Skip to comments.Thanksgiving Tragedy
Posted on 11/23/2016 7:13:38 AM PST by Kaslin
Tomorrow, as you celebrate the meal the Pilgrims ate with Indians, pause a moment to thank private property.
I know that seems weird, but before that first Thanksgiving, the Pilgrims nearly starved to death because they didn't respect private property.
When they first arrived in Massachusetts, they acted like Bernie Sanders wants us to act. They farmed "collectively." Pilgrims said, "We'll grow food together and divide the harvest equally."
Bad idea. Economists call this the "tragedy of the commons." When everyone works "together," some people don't work very hard.
Likewise, when the crops were ready to eat, some grabbed extra food -- sometimes picking corn at night, before it was fully ready. Teenagers were especially lazy and likely to steal the commune's crops.
Pilgrims almost starved. Governor Bradford wrote in his diary, "So they began to think how they might raise as much corn as they could ... that they might not still thus languish in misery."
His answer: He divided the commune into parcels and assigned each Pilgrim his own property, or as Bradford put it, "set corn every man for his own particular. ... Assigned every family a parcel of land."
That simple change brought the Pilgrims so much plenty that they could share food with Indians. Bradford wrote that it "made all hands very industrious, so as much more corn was planted than otherwise would have been."
We see this principle at work all around us today. America is prosperous because private property is mostly respected, and people work hard to protect what they own. China rose out of poverty only when the Communist rulers finally allowed people to own property and keep profits from it.
But wait, you say, didn't the Native Americans live communally? Isn't that proof that socialism and collective property work?
No. It's a myth that the Native Americans had no property rules. They had property -- and European settlers should have treated those rules with respect.
Native American property rules varied. There wasn't much point trying to establish private property in rocky hinterlands where no one traveled. But, writes Terry Anderson of the Property and Environment Research Center, "Private garden plots were common in the East, as were large community fields with plots assigned to individual families. Harvesting on each plot was done by the owning family, with the bounty stored in the family's own storehouse."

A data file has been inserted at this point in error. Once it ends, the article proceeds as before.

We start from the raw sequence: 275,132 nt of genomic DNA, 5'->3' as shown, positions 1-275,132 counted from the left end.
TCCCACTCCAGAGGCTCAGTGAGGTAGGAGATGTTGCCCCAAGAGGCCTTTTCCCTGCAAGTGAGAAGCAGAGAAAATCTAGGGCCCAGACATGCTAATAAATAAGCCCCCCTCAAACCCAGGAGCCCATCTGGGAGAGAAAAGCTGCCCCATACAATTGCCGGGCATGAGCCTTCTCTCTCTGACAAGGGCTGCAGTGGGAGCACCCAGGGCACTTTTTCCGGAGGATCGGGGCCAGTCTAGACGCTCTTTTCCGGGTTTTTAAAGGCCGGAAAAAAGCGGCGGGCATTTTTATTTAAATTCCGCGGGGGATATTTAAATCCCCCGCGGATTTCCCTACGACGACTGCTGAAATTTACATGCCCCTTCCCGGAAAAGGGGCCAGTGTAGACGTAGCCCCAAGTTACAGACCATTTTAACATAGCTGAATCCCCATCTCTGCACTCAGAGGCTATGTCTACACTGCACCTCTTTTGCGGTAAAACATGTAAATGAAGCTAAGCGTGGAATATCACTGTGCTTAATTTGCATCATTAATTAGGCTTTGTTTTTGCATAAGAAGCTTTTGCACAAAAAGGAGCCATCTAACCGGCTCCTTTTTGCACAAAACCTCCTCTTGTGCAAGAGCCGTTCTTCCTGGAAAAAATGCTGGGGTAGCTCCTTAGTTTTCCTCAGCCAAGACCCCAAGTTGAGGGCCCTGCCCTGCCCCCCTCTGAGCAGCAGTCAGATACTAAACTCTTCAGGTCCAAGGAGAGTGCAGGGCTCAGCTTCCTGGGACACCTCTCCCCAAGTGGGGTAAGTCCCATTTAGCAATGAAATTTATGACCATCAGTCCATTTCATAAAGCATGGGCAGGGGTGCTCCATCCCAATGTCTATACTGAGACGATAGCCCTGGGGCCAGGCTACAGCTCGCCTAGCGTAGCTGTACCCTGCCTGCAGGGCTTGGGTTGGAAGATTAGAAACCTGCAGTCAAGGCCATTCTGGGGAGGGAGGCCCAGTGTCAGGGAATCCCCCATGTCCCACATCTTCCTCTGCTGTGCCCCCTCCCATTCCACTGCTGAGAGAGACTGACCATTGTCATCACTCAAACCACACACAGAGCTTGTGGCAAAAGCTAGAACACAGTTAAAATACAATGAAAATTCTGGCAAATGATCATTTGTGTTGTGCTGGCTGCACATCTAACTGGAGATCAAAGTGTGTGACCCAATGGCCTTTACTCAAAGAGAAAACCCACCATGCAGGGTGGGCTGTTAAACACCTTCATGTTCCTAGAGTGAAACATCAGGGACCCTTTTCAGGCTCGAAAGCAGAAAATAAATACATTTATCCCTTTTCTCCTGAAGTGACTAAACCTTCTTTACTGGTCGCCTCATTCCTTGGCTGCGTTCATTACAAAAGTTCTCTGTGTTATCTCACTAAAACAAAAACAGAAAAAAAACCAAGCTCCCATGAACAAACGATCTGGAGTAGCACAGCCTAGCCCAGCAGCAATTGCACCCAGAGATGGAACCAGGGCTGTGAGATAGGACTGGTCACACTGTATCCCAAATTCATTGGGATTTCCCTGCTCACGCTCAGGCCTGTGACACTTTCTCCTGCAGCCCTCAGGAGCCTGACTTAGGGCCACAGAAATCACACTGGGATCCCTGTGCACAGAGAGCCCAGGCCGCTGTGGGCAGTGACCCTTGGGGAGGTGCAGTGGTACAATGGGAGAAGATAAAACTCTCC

Today, however, many American Indians live in poverty. It's not because Native Americans are lazy or irresponsible. When Indians are allowed to own their own land, they prosper. The laws of economics are the same for all people.
I asked Manny Jules, chief of the Kamloops Indian Band for 16 years, why so many Indians are poor.
"Nobody chooses poverty," he said. "We've been legislated out of the economy by the federal governments, both in the United States and Canada."
That sounds odd to people who know how much money governments spend to "care for" Indians.
"Well, by taking care of us, that means providing social welfare programs," says Jules. "The only way to break the cycle of poverty (is) real property rights."
The U.S. government, after killing thousands of Native Americans and restricting others to reservations, gave tribal governments control over Indians' lives, in collaboration with the government's Bureau of Indian Affairs.
Since then, no group in America has been more "helped" and "managed" by the federal government than Indians. Because of that, no group has done worse.
Homes on reservations are likely to lack electricity and indoor plumbing. There is serious alcoholism and drug abuse. A staggering number of American Indians are unemployed. Many commit suicide.
Jules says not being able to own your own land is part of the problem. "You can't borrow. You can't get a mortgage. You can't be bonded. There's nothing that you can have that'll allow you to be able to go to the bank on your own without the (government) minister co-signing that loan."
Tribal governments function about as badly as governments run by white people. They waste money, mismanage valuable resources and give sweetheart deals to crony businesses.
If we want to give people -- all people -- reason to celebrate this Thanksgiving, give them the proven formula for prosperity. Get government out of the way, and respect every individual's property rights.
What is the situation in reservations. Don’t the various tribal chiefs get to sub-allocate portions to families and/or individual persons in their tribes. It should be up to each one, now, how they want to deal with this.
The problem with seeing no upside is lefty philosophy that encourages grievance mongering. If everything is bad and there is no good to be reached out to, then there is no upside either.
I think we need to seriously consider a “no work, no vote” rule. If you are deemed able-bodied and not retired, you must demonstrate gainful employment for at least 90 days in the year prior to the election or you do not have the right to vote. No representation without taxation.